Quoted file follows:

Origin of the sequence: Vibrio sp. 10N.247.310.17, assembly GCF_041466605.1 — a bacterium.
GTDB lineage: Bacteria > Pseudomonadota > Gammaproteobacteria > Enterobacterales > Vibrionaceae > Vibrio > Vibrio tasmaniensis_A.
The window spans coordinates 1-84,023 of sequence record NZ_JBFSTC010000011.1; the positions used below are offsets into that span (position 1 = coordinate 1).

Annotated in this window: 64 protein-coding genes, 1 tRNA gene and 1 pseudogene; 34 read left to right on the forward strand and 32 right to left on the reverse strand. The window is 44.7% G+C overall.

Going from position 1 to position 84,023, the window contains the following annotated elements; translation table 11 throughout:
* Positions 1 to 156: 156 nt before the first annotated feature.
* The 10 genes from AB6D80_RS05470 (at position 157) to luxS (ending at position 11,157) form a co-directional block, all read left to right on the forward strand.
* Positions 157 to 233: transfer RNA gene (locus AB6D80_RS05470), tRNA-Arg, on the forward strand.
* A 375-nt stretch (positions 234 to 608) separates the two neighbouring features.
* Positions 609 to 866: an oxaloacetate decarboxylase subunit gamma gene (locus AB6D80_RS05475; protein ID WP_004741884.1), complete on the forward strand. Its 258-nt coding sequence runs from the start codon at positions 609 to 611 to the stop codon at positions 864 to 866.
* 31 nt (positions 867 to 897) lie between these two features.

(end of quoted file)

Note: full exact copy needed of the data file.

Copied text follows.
Origin of the sequence: Vibrio sp. 10N.247.310.17, assembly GCF_041466605.1 — a bacterium.
GTDB lineage: Bacteria > Pseudomonadota > Gammaproteobacteria > Enterobacterales > Vibrionaceae > Vibrio > Vibrio tasmaniensis_A.
The window spans coordinates 1-84,023 of sequence record NZ_JBFSTC010000011.1; the positions used below are offsets into that span (position 1 = coordinate 1).

Annotated in this window: 64 protein-coding genes, 1 tRNA gene and 1 pseudogene; 34 read left to right on the forward strand and 32 right to left on the reverse strand. The window is 44.7% G+C overall.

Going from position 1 to position 84,023, the window contains the following annotated elements; translation table 11 throughout:
* Positions 1 to 156: 156 nt before the first annotated feature.
* The 10 genes from AB6D80_RS05470 (at position 157) to luxS (ending at position 11,157) form a co-directional block, all read left to right on the forward strand.
* Positions 157 to 233: transfer RNA gene (locus AB6D80_RS05470), tRNA-Arg, on the forward strand.
* A 375-nt stretch (positions 234 to 608) separates the two neighbouring features.
* Positions 609 to 866: an oxaloacetate decarboxylase subunit gamma gene (locus AB6D80_RS05475; protein ID WP_004741884.1), complete on the forward strand. Its 258-nt coding sequence runs from the start codon at positions 609 to 611 to the stop codon at positions 864 to 866.
* 31 nt (positions 867 to 897) lie between these two features.